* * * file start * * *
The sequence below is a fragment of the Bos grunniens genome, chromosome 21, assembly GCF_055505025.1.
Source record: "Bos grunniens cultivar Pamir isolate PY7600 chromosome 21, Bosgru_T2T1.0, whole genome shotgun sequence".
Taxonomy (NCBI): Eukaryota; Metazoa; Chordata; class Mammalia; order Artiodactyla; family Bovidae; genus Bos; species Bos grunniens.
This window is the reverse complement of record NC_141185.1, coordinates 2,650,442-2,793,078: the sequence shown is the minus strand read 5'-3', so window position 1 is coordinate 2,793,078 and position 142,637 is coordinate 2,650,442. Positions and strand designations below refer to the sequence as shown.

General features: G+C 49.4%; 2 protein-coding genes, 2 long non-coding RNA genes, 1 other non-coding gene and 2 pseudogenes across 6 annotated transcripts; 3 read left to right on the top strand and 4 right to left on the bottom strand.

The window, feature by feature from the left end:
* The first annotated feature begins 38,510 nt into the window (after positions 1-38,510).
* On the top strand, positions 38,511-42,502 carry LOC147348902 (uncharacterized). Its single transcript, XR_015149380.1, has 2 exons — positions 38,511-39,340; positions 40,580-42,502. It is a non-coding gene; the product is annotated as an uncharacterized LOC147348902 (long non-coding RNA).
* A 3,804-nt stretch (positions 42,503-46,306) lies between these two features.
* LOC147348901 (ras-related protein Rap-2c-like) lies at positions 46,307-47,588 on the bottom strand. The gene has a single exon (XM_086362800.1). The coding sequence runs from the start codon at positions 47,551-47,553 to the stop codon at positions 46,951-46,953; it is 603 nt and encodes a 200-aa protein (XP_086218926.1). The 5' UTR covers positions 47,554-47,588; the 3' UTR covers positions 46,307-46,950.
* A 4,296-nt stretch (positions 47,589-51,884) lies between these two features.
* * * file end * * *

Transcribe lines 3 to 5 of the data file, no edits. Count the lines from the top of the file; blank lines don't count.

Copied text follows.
Taxonomy (NCBI): Eukaryota; Metazoa; Chordata; class Mammalia; order Artiodactyla; family Bovidae; genus Bos; species Bos grunniens.
This window is the reverse complement of record NC_141185.1, coordinates 2,650,442-2,793,078: the sequence shown is the minus strand read 5'-3', so window position 1 is coordinate 2,793,078 and position 142,637 is coordinate 2,650,442. Positions and strand designations below refer to the sequence as shown.

General features: G+C 49.4%; 2 protein-coding genes, 2 long non-coding RNA genes, 1 other non-coding gene and 2 pseudogenes across 6 annotated transcripts; 3 read left to right on the top strand and 4 right to left on the bottom strand.